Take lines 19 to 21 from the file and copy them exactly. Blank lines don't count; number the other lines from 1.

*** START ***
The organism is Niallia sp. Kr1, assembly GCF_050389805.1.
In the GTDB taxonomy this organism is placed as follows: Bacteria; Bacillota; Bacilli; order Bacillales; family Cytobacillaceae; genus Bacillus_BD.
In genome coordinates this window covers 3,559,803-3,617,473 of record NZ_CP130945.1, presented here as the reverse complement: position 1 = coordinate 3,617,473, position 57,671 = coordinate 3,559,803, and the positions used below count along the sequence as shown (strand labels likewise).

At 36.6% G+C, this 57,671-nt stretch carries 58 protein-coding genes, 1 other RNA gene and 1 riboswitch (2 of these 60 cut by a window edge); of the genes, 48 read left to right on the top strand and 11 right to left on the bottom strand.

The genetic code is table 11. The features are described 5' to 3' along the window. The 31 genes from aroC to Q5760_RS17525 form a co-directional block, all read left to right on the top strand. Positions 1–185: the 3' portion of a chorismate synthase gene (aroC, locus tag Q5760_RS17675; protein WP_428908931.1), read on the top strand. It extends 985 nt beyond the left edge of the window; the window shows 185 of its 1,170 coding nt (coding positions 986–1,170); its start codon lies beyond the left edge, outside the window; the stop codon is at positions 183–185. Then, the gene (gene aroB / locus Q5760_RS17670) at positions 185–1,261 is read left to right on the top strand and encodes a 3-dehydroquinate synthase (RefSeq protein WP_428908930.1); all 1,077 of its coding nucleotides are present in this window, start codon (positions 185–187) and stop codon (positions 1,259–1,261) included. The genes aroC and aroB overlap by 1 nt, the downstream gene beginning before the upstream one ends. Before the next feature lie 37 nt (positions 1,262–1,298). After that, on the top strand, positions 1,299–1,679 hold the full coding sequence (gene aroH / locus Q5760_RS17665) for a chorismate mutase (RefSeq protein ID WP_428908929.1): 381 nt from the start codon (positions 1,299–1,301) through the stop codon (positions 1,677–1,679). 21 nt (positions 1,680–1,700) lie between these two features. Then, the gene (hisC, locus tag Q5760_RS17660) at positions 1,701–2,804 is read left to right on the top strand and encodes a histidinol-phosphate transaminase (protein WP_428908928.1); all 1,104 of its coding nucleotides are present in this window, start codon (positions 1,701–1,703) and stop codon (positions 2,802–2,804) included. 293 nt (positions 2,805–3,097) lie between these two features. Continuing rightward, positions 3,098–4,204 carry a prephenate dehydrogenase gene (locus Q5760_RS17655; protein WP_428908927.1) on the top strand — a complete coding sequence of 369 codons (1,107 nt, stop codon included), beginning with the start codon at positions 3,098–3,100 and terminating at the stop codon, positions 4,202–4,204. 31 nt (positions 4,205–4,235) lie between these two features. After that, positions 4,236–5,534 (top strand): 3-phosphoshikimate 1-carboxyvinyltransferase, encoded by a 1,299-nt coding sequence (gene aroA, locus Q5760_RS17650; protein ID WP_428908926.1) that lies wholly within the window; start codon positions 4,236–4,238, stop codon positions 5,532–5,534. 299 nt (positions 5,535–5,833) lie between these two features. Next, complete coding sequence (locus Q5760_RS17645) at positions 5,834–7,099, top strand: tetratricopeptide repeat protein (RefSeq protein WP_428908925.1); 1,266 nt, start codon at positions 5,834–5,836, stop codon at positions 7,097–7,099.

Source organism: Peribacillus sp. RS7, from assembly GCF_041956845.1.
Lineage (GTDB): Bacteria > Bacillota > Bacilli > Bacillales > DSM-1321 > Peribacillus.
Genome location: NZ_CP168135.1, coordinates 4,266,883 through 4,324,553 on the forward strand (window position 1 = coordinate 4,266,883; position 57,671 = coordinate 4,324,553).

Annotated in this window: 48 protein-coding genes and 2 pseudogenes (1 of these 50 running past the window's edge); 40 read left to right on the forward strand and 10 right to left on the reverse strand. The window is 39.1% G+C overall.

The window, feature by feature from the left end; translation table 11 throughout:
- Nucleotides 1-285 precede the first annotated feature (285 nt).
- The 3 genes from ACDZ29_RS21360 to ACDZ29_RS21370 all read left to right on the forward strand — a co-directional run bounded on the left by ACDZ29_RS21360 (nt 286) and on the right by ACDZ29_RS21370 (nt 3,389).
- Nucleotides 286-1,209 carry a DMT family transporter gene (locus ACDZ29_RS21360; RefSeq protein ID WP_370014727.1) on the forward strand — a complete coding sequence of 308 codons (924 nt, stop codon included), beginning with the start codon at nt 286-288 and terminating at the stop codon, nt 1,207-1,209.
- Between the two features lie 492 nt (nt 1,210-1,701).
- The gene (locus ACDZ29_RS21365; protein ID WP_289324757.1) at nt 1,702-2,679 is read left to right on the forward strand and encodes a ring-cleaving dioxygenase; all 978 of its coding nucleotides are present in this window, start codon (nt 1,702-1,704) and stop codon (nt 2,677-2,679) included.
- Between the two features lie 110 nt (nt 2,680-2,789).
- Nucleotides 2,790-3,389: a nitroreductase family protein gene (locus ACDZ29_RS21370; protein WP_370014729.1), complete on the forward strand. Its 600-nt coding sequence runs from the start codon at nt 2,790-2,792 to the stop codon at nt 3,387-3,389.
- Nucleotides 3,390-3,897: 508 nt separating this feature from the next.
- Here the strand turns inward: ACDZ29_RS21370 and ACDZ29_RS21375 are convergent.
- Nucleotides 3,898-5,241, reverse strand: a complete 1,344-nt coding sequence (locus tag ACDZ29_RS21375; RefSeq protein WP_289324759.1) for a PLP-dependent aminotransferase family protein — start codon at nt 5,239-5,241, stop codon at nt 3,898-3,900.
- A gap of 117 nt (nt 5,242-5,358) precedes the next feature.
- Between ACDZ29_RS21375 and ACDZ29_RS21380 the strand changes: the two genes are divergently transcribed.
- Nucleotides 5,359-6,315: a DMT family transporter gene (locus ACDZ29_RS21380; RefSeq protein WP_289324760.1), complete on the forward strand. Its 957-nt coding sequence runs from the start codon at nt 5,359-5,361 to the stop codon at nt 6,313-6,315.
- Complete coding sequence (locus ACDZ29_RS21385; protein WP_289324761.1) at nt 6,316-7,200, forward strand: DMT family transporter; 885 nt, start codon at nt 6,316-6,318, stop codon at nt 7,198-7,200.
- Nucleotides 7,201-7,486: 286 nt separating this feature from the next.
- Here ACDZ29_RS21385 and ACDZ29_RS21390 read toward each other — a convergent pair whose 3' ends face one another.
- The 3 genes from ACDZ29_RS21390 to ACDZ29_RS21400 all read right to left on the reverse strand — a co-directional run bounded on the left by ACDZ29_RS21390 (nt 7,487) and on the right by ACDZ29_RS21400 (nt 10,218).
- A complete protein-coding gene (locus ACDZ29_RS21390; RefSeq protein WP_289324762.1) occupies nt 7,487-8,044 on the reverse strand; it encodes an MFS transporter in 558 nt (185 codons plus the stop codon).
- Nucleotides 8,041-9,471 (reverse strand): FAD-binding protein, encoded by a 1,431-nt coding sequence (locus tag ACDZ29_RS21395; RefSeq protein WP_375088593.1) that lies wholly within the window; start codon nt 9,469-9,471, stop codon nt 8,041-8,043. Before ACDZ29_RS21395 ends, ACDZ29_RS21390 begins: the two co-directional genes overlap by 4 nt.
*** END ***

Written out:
- Here the strand turns inward: ACDZ29_RS21370 and ACDZ29_RS21375 are convergent.
- Nucleotides 3,898-5,241, reverse strand: a complete 1,344-nt coding sequence (locus tag ACDZ29_RS21375; RefSeq protein WP_289324759.1) for a PLP-dependent aminotransferase family protein — start codon at nt 5,239-5,241, stop codon at nt 3,898-3,900.
- A gap of 117 nt (nt 5,242-5,358) precedes the next feature.